EAST RUTHERFORD, N.J. -- Brandon Jacobs was on the verge of a career day last weekend and barely touched the ball in the second half.
In a game where he was getting 12.9 yards a carry, the big, bruising New York Giants' running back took two handoffs in the second half and scored on one from 28 yards out.
At other times in his six-year career, Jacobs might have been annoyed. Not this time.
Ahmad Bradshaw, of course, is Jacobs' closest buddy on the team. The two running backs are roommates in training camp and they seemingly are always near each other in the locker room.
It's a relationship that has grown despite their ongoing competition to be the Giants' No. 1 running back.
Jacobs had the job for three seasons before losing it this year to Bradshaw, who did not practice on Wednesday because of a wrist injury. He was not listed on the Giants' original injury report earlier in the day and coach Tom Coughlin did not mention him in his press conference before practice, so the extent of the injury is not known.
Jacobs got the No. 1 job back two weeks ago because Bradshaw could not overcome a problem with fumbles. Since the switch, Jacobs has posted some impressive numbers, carrying 22 times for 190 yards and two touchdowns. That's an average of 8.64 yards.
His 103-yard effort against the Washington Redskins on Sunday in a 31-7 win was his 10th career 100-yard game, and his first since Nov. 9, 2008 against Philadelphia. It was just 40 yards shy of his career best of 143 against Buffalo late in the 2007 season.
"I am excited about playing, period," Jacobs said. "I am excited about catching the ball, pass blocking, but I am most excited about running, as a running back is supposed to. I feel really good. I am healthy. I am at the point where this is my sixth year and I just want to win."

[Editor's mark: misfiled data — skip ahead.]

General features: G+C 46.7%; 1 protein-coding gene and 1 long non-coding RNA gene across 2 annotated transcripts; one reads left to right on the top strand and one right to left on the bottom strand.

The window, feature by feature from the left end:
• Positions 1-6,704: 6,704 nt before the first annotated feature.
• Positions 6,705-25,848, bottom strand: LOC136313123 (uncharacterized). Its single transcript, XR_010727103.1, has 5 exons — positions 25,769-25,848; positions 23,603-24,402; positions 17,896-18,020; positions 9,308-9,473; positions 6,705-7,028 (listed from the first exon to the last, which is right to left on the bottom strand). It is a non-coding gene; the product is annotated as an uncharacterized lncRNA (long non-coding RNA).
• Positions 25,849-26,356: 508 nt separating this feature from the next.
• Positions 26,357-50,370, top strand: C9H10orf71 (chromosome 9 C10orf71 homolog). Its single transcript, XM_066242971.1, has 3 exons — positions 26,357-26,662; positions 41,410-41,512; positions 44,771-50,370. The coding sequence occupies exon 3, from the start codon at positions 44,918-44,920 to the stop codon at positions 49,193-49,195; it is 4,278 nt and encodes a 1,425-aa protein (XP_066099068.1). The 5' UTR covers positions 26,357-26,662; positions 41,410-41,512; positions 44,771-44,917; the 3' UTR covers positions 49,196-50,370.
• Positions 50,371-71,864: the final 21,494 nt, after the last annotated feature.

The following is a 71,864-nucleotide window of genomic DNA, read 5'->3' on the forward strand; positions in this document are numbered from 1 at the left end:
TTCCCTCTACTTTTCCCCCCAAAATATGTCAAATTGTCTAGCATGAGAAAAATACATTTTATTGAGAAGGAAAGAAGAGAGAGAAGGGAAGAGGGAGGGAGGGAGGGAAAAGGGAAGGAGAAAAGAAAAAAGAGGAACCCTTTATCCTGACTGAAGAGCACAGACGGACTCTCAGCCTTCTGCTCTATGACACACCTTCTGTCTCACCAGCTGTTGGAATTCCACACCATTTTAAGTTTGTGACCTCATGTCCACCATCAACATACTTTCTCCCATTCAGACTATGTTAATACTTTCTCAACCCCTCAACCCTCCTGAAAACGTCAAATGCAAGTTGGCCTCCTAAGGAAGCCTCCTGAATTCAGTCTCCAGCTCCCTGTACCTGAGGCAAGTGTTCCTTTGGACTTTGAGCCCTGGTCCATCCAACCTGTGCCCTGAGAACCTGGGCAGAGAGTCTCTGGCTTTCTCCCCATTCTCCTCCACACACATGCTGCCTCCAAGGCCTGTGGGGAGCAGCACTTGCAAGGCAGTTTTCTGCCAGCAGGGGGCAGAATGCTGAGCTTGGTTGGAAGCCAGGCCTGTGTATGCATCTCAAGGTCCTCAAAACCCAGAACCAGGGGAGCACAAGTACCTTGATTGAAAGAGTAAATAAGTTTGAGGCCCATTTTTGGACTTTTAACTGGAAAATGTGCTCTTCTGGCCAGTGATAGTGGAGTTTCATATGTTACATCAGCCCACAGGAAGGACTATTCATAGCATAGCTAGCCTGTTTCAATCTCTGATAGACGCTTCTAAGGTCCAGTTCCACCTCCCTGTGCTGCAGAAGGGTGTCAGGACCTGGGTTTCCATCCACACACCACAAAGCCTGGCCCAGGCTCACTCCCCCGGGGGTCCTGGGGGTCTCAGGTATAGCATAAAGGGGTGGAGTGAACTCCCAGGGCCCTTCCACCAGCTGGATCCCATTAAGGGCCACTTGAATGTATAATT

That's why he was not concerned about spending most of the second half watching Bradshaw (25 carries for 97 yards) put the final touches on his first 1,000-yard season. He now has 1,013 yards.
Jacobs is relatively fresh though. He has been limited to 100 carries for 577 yards in 12 games, a 5-yard average. The right knee that needed surgery after last season is fine.
Both of Jacobs touchdown runs came after he made cutbacks to find the open field.
"Last year I could not make those cuts," Jacobs said. "Every time I put weight down on one leg it would give out and I'd almost fall and lose momentum going toward defenders. It would end up being nothing. I feel very good right now, knock on wood. I hope it continues feeling that way. I can deal with anything else but the knee."
Diehl, who had never missed a game during his eight years, has been out the past four due to hip and hamstring injuries. He practiced on Wednesday and said he planned to play Sunday.
"I don't think anything else needs to be said," Diehl said.
Smith has been out for four games with a partial tear of his pectoral muscle. He practiced on a limited basis.
"I'm thinking I'm playing," said Smith, who set a franchise record last season with 107 receptions. "The doctors -- I don't know what they're going to say and all -- but going off me, I feel like I'm going to play."
Nicks, who has a team-high nine touchdown catches, has missed the past two games after having a surgical procedure to relieve pressure in his lower leg. He ran for the first time on Monday and took part in 60 percent of the plays in practice.
"My mentality is if I'm practicing, I'm playing," Nicks said.
Pro Bowl center Shaun O'Hara, who has been limited to four games because of ankle and foot injuries, also took part in practice on a limited basis.
"I think as soon as we get some guys back, we are going to hit the ground running like we did before guys got hurt," Jacobs said of the team's five-game winning streak earlier this season. "It's the healthiest at the end of the season who is going to win this thing."
Copyright 2010 by The Associated Press